DAY BY DAY: OUR 3-DAY DINKEY CREEK CAMPING TRIP
DAY 1: HONEYMOON POOL AND S’MORES
We arrived at Dinkey Creek Campground around noon to discover the rest of the party stretching out by the General Store. The last part of the drive to the campground is a very winding road, and both Bug and our nephew had experienced their first bouts of motion sickness. Though it was only noon, we were allowed to take a quick drive in to see if our site was open, which it was. Phew! Time to set up camp.
After lunch, we decided to take a walk to the Honeymoon Pool swimming hole. The walk was about a mile at a slight incline, pretty easy for everyone except for 3-year-old Bug who wanted to be carried for half of the walk. Honeymoon Pool is a pretty cool destination, but the little kids had some difficulty navigating the slick granite. We awkwardly clambered to a corner where we could hang out for a while, but it was also more crowded than we anticipated. We filed this one under the “would be a lot of fun in a few years” file.
Back at the campground, we enjoyed John’s parents’ carne asada dinner. The day ended as every campout should, with s’mores.
DAY 2: SHAVER LAKE AND SEQUOIA GROVES
After enjoying delicious campfire breakfast burritos, we headed out to Shaver Lake. We were told to go to the Sierra Marina lot and pay for day use ($10). Turnoffs from that day use road are labeled 1, 2, and 3. Feeling like we somehow landed on the lakefront version of “Let’s Make a Deal,” we chose road 3. Shortly after, the pavement ended and we found ourselves off-roading toward the water! A few minutes later, we finally arrived at a side cove, popped up the Easy Up, and pulled out the lake toys. Many visitors rent boats, but on this visit, we were content to spend the day relaxing.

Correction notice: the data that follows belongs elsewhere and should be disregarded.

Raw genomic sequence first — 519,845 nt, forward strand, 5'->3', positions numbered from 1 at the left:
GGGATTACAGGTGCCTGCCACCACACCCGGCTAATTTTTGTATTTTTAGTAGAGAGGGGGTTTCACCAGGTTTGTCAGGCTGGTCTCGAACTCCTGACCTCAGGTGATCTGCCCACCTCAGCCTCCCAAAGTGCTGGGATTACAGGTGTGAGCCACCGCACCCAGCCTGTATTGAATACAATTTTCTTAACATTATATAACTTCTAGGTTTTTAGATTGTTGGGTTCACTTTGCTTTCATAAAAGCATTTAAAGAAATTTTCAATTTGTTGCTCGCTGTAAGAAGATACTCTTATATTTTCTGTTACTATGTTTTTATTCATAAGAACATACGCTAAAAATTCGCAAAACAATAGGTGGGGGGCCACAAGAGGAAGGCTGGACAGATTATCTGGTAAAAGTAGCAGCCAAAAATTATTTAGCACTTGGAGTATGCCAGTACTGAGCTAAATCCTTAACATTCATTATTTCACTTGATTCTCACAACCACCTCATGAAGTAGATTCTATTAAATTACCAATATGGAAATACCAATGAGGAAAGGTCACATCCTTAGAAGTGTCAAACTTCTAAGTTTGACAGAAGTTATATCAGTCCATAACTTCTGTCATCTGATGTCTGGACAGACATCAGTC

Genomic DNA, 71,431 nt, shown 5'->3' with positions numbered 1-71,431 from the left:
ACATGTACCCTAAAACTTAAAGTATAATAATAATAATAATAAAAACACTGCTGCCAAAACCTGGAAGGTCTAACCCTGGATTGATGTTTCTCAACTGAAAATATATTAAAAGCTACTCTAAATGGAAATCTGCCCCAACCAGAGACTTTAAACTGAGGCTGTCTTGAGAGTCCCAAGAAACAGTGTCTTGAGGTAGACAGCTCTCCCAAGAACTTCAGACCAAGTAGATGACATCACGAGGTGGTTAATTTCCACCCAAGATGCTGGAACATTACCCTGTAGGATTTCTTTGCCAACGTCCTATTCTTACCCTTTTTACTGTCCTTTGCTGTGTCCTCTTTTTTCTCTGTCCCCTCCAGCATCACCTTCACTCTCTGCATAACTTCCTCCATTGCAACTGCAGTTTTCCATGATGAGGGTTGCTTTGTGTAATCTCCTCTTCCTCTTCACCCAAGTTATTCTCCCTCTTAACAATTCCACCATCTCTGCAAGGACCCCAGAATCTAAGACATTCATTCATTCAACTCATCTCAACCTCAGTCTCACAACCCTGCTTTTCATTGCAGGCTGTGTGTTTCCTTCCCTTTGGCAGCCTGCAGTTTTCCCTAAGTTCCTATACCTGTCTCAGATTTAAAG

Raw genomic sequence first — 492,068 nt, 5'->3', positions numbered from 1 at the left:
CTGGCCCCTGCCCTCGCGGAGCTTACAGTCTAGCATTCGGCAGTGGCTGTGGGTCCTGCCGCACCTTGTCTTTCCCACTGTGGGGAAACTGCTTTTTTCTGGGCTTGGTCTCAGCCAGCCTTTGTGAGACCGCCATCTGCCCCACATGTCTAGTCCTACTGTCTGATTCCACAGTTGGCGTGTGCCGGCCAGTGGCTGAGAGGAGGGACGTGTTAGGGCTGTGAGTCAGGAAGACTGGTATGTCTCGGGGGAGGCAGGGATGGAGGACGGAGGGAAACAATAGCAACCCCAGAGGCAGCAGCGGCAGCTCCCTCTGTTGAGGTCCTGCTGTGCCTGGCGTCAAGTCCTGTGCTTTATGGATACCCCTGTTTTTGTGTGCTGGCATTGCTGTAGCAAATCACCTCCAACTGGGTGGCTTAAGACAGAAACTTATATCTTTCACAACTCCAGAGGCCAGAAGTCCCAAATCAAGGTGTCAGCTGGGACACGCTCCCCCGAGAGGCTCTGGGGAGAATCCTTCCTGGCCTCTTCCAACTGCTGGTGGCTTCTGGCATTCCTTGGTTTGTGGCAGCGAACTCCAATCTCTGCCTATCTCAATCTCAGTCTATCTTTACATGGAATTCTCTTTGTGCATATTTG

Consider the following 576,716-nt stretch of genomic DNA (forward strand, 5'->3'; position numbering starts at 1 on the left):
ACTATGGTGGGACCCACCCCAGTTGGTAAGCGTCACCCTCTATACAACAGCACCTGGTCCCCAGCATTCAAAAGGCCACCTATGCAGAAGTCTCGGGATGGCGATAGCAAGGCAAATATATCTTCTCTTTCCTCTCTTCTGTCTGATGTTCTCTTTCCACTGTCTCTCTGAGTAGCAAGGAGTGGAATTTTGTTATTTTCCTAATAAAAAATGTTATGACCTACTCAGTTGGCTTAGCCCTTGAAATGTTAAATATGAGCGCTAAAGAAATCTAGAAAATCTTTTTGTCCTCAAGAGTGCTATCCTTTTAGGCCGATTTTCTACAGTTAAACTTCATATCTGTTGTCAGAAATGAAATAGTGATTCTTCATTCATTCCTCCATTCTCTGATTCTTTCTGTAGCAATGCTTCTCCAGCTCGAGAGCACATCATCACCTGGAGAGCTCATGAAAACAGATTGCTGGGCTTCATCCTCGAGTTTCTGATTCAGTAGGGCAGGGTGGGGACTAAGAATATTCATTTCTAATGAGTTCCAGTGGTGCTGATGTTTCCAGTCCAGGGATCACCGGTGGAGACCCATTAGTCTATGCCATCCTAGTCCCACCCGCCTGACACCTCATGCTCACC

After the beach, we drove to McKinley Grove. Gawking at these giant trees woke us from our post-beach sleepiness. It’s only a 0.25-mile path, but what a great little hidden gem for those camping in the area!
When we finally returned to the campsite, my mother-in-law still wanted to explore, so we took the boys out into the forest for a wander. The kids had so much fun simply exploring without a pre-planned destination (something that’s usually hard for me to do!). Landing at the creek in the stillness of the evening was a simple, but somehow magical, end to the day.
DAY 3: EXPLORING DINKEY CREEK
Though it was tempting to get started on our long drives home after cleaning up the campsite, we decided to take one more walk together on the path to Dinkey Creek. Now that we knew where we were going, we found the path more easily. There was one other family fishing when we arrived, but still plenty of space for everyone to explore. All the boys had fun doing some rock scrambling and spying on fish in the cool clear water.
As we walked back to the cars, we agreed that we’d definitely stay in the more remote sites E48 and E50 on a return trip, even if it meant some extra setup and clean-up work. I’d also heard good things about the sites in the J and K Loops north of Honeymoon Pool, but we never made it there to check it out for ourselves. The loops are much smaller than the E, F, G, and H loops, so I can imagine that they’d have a more private feel.
After our morning at the creek, we said “goodbye-for-now” to Dinkey Creek camping. It was a short but full trip, and I hope we make it back again … but maybe on an off-season next time!